Non-Governmental Public Norm Enforcement in Large Societies as a Two-Stage Game of Voluntary Public Good Provision
AbstractIn small groups, norm enforcement is achieved through mutual punishment and reward. In large societies, norms are enforced by specialists such as government officials. However, not every public cause is overseen by states, for instance those organized at the international level. This paper shows how non-governmental norm enforcement can emerge as a decentralized equilibrium. As a first stage, individuals voluntarily contribute to a non-governmental agency that produces an incentive system. The second stage is the provision of a public good on the basis of private contributions. The incentive system punishes and rewards deviations from the norm for contributions by means of public approval or disapproval of behavior. It is shown that, even in large populations, nongovernmental norm enforcement can be supported in a non-cooperative equilibrium of utility-maximizing individuals.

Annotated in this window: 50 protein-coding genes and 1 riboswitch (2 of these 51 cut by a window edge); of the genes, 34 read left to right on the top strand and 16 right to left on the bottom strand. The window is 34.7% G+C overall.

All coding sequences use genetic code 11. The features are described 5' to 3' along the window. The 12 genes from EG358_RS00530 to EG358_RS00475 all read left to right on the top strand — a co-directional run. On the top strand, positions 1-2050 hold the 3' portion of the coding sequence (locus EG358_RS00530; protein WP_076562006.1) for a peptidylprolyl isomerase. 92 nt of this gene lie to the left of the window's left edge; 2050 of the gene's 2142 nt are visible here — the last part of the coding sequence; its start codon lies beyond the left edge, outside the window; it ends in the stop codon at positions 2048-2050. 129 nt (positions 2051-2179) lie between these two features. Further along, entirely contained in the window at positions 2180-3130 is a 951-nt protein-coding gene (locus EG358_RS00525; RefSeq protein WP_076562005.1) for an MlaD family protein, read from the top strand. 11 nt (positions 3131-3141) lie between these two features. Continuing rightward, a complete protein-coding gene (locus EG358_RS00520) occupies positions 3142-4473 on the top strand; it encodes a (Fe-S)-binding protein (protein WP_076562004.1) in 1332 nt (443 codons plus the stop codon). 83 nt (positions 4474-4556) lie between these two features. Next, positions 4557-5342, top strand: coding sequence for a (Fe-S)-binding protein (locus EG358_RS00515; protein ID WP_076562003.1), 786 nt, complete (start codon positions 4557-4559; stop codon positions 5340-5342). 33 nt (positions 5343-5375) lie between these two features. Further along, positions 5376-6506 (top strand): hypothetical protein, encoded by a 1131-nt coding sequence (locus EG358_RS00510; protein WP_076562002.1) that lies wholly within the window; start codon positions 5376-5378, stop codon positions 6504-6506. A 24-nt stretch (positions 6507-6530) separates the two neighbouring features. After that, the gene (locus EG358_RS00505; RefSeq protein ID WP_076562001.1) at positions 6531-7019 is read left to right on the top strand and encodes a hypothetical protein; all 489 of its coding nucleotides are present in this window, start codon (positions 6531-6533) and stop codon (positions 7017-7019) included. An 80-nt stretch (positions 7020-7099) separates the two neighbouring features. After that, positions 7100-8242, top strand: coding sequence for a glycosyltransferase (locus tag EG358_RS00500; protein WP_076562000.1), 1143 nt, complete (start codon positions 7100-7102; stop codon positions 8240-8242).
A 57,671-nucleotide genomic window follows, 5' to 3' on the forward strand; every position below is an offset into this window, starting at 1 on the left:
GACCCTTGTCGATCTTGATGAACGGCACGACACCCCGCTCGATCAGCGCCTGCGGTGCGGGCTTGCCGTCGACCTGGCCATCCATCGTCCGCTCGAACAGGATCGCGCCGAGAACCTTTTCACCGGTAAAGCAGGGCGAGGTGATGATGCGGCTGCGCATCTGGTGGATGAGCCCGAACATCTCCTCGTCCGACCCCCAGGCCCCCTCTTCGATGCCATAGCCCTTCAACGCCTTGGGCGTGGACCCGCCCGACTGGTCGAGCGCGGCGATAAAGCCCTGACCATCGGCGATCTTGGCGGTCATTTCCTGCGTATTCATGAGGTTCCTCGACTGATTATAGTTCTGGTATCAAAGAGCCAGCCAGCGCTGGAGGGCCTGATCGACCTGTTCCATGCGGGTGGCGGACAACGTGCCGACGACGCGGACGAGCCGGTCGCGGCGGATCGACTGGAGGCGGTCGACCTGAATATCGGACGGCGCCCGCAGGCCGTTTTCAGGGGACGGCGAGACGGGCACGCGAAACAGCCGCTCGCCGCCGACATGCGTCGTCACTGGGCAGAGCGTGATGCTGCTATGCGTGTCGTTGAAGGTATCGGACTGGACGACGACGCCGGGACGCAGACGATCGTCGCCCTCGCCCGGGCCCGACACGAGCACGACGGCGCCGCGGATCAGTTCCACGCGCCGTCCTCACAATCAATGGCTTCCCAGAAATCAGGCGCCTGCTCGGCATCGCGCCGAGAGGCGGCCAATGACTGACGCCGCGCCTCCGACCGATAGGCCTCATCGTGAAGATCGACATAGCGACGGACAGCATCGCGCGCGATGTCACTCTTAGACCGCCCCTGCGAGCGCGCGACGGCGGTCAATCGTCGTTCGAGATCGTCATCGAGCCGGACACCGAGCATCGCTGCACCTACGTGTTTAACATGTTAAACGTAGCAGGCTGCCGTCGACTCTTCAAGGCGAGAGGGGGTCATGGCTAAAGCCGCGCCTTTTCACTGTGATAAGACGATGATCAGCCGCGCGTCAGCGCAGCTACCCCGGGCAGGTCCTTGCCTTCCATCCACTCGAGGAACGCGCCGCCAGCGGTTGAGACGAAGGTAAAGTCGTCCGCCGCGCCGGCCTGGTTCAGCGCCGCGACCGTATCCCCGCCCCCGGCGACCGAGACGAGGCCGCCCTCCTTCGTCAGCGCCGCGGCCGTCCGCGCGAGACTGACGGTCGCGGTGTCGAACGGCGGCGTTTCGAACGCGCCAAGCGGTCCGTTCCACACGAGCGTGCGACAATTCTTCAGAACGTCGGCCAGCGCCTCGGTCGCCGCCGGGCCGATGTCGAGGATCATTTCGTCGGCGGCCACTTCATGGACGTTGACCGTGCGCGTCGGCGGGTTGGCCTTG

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Bibliographic InfoPaper provided by Australian National University, College of Business and Economics, School of Economics in its series ANU Working Papers in Economics and Econometrics with number 2011-566.
Length: 27 Pages
Date of creation: Dec 2011
Date of revision:
Find related papers by JEL classification:
- H41 - Public Economics - - Publicly Provided Goods - - - Public Goods
- K40 - Law and Economics - - Legal Procedure, the Legal System, and Illegal Behavior - - - General
- Z13 - Other Special Topics - - Cultural Economics - - - Economic Sociology; Economic Anthropology; Social and Economic Stratification
This paper has been announced in the following NEP Reports:
- NEP-ALL-2012-01-03 (All new papers)
- NEP-EVO-2012-01-03 (Evolutionary Economics)
- NEP-GTH-2012-01-03 (Game Theory)
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